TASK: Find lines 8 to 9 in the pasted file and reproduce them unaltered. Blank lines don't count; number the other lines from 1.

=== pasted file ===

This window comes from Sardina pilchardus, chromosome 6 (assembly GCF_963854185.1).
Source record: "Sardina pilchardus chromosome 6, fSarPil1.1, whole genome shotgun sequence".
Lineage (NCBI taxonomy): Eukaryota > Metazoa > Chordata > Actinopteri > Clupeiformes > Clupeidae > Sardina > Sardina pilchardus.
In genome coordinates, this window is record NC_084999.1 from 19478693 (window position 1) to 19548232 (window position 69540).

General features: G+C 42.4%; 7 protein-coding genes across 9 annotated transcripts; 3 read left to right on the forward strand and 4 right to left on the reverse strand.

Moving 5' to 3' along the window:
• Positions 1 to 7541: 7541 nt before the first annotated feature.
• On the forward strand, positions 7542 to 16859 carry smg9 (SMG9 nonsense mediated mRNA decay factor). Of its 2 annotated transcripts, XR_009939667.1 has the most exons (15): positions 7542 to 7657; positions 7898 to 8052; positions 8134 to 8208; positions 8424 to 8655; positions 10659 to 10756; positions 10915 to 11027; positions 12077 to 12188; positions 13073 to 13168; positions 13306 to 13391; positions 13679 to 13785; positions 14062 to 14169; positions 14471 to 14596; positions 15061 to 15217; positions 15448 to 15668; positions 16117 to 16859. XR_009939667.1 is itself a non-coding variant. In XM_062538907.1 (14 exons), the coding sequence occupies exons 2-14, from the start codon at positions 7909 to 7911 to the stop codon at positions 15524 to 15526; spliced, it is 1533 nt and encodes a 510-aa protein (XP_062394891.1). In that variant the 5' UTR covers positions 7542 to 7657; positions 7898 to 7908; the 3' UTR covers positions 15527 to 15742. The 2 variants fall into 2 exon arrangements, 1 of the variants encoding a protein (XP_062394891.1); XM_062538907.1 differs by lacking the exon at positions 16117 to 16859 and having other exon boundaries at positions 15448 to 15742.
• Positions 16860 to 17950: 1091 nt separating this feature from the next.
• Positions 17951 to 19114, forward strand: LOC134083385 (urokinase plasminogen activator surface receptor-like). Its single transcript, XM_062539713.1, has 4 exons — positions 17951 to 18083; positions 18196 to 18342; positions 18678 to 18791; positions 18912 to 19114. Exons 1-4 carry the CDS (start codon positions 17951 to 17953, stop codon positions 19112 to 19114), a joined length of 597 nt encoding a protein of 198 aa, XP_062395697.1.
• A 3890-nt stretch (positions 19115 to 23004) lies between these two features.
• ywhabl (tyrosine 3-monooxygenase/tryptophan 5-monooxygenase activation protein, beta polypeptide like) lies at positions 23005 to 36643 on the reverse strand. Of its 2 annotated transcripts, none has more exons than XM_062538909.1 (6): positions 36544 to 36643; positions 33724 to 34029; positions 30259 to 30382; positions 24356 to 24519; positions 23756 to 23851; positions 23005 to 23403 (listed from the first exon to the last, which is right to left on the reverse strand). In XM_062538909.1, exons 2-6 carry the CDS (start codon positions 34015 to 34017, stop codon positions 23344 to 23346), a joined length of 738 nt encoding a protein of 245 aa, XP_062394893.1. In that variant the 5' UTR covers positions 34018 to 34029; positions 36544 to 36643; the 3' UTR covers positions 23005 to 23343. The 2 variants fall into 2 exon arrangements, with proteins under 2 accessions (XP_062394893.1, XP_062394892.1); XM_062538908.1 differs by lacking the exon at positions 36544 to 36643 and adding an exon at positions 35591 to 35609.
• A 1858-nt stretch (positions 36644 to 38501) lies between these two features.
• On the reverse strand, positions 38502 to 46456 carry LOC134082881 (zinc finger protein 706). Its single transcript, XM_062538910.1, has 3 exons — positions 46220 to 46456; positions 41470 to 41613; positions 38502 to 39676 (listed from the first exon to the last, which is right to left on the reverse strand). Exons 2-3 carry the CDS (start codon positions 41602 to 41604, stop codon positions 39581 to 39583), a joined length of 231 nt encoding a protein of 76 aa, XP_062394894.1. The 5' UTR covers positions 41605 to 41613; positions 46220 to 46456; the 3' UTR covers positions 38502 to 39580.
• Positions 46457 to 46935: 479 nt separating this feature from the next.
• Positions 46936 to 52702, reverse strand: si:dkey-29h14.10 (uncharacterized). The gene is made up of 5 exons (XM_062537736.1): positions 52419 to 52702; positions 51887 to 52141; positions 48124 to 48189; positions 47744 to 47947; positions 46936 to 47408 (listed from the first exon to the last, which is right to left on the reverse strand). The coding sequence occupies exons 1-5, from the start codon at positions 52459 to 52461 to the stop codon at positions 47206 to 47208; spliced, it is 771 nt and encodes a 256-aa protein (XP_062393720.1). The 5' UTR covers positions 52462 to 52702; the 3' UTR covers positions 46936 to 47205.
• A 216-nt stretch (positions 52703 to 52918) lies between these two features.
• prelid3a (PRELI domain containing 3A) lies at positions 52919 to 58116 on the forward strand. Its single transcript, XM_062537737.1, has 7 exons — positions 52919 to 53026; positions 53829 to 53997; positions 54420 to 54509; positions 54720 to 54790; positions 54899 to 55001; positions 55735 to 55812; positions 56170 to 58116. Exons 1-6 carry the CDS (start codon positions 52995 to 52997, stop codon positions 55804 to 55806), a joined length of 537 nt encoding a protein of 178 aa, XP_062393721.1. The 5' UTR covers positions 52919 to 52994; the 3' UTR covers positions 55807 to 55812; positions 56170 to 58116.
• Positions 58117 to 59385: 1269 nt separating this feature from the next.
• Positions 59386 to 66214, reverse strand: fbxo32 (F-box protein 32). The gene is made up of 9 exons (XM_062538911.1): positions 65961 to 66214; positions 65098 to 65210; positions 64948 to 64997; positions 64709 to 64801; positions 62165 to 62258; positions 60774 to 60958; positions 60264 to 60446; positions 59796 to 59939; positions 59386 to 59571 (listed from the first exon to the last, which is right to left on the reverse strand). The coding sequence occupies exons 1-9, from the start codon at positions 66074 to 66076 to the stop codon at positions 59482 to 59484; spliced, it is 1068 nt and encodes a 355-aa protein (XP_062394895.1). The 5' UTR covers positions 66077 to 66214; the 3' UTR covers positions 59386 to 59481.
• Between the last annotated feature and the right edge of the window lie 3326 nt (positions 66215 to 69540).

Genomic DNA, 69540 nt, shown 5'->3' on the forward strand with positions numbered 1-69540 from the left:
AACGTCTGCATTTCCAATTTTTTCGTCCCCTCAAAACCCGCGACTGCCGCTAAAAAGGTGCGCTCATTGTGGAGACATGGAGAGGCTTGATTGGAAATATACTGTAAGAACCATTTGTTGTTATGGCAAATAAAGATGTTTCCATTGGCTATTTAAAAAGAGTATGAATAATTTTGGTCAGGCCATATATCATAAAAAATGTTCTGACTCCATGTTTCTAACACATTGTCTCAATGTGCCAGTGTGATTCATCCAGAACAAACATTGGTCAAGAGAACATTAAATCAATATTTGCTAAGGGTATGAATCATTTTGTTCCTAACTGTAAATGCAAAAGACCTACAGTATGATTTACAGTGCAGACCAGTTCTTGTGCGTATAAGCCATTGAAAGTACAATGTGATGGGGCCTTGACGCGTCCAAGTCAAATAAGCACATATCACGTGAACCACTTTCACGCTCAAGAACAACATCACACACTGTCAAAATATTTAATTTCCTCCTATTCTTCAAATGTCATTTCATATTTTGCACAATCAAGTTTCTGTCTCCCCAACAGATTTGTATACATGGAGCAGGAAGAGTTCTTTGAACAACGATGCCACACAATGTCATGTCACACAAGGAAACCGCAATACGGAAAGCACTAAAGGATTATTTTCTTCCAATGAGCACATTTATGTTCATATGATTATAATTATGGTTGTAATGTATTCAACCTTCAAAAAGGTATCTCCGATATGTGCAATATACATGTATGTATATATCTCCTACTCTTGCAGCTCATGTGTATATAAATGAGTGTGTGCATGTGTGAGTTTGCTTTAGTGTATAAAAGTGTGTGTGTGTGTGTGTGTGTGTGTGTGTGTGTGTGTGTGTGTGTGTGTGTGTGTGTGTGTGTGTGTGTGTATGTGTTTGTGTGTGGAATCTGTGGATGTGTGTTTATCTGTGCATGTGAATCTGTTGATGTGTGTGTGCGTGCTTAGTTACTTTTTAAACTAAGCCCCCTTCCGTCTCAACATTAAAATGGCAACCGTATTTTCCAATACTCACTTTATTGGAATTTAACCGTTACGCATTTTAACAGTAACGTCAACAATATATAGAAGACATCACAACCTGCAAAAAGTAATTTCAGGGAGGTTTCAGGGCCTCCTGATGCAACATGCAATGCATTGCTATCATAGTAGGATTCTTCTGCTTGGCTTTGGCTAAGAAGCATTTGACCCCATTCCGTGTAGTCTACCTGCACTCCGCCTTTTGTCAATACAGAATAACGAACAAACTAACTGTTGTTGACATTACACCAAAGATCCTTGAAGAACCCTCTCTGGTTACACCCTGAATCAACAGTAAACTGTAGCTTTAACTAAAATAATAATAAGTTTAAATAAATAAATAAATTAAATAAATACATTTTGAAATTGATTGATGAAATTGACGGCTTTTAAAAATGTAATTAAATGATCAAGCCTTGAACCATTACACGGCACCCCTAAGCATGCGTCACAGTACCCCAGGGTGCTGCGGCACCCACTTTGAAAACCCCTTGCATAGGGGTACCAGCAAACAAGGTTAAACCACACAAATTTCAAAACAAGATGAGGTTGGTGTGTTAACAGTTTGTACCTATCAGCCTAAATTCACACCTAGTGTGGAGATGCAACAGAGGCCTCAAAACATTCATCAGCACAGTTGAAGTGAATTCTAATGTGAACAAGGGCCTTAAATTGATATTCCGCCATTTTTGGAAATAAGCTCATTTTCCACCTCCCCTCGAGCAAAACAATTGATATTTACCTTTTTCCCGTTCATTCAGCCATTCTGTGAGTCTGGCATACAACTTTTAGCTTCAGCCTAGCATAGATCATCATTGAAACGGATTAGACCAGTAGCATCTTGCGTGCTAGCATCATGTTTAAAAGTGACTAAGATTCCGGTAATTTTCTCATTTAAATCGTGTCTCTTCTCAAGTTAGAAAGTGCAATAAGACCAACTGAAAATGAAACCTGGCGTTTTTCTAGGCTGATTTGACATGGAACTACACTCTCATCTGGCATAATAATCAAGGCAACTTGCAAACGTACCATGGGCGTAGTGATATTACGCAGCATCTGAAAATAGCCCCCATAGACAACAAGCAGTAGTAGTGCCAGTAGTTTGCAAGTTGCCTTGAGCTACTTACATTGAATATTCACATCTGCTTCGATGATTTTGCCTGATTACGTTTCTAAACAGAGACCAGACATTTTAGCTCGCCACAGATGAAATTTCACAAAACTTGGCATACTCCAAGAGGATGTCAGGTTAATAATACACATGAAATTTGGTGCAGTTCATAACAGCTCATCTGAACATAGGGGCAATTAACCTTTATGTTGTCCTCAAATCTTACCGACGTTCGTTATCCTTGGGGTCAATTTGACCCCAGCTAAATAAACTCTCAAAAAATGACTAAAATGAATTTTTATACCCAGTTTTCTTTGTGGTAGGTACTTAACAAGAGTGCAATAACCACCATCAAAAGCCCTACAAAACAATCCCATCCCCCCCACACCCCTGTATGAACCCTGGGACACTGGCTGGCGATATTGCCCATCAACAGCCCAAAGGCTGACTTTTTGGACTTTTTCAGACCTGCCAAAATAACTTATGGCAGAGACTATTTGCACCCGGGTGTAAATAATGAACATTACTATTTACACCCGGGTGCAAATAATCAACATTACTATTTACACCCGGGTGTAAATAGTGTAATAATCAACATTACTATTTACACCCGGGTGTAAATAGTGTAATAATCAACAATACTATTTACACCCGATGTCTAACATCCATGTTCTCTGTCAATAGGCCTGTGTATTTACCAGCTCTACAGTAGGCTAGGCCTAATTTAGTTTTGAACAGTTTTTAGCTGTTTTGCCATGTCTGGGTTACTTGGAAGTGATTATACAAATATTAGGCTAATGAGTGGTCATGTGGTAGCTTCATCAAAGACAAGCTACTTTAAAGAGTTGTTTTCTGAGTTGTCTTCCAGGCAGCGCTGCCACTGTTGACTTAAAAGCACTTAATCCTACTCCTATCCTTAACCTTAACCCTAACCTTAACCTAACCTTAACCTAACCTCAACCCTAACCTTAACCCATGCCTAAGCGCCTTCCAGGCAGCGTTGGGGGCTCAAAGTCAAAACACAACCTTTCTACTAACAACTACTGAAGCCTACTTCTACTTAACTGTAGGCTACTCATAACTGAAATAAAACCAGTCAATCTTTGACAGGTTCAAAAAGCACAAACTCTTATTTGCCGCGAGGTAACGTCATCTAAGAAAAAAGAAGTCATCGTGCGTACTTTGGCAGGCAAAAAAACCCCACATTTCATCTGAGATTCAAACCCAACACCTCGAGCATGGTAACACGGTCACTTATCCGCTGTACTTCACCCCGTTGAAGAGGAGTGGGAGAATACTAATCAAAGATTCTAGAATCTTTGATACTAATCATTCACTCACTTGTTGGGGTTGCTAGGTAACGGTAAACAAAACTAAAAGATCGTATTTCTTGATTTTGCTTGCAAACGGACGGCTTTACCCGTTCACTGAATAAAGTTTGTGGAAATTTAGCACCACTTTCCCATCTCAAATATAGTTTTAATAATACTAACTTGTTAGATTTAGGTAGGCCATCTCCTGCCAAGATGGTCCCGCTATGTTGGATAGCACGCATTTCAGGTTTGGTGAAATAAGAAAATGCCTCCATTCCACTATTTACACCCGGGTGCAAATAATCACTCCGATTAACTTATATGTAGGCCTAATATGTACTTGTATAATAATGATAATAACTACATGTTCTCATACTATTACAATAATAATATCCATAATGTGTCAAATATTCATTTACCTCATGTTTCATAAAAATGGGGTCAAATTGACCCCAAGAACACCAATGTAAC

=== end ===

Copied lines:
• On the forward strand, positions 7542 to 16859 carry smg9 (SMG9 nonsense mediated mRNA decay factor). Of its 2 annotated transcripts, XR_009939667.1 has the most exons (15): positions 7542 to 7657; positions 7898 to 8052; positions 8134 to 8208; positions 8424 to 8655; positions 10659 to 10756; positions 10915 to 11027; positions 12077 to 12188; positions 13073 to 13168; positions 13306 to 13391; positions 13679 to 13785; positions 14062 to 14169; positions 14471 to 14596; positions 15061 to 15217; positions 15448 to 15668; positions 16117 to 16859. XR_009939667.1 is itself a non-coding variant. In XM_062538907.1 (14 exons), the coding sequence occupies exons 2-14, from the start codon at positions 7909 to 7911 to the stop codon at positions 15524 to 15526; spliced, it is 1533 nt and encodes a 510-aa protein (XP_062394891.1). In that variant the 5' UTR covers positions 7542 to 7657; positions 7898 to 7908; the 3' UTR covers positions 15527 to 15742. The 2 variants fall into 2 exon arrangements, 1 of the variants encoding a protein (XP_062394891.1); XM_062538907.1 differs by lacking the exon at positions 16117 to 16859 and having other exon boundaries at positions 15448 to 15742.
• Positions 16860 to 17950: 1091 nt separating this feature from the next.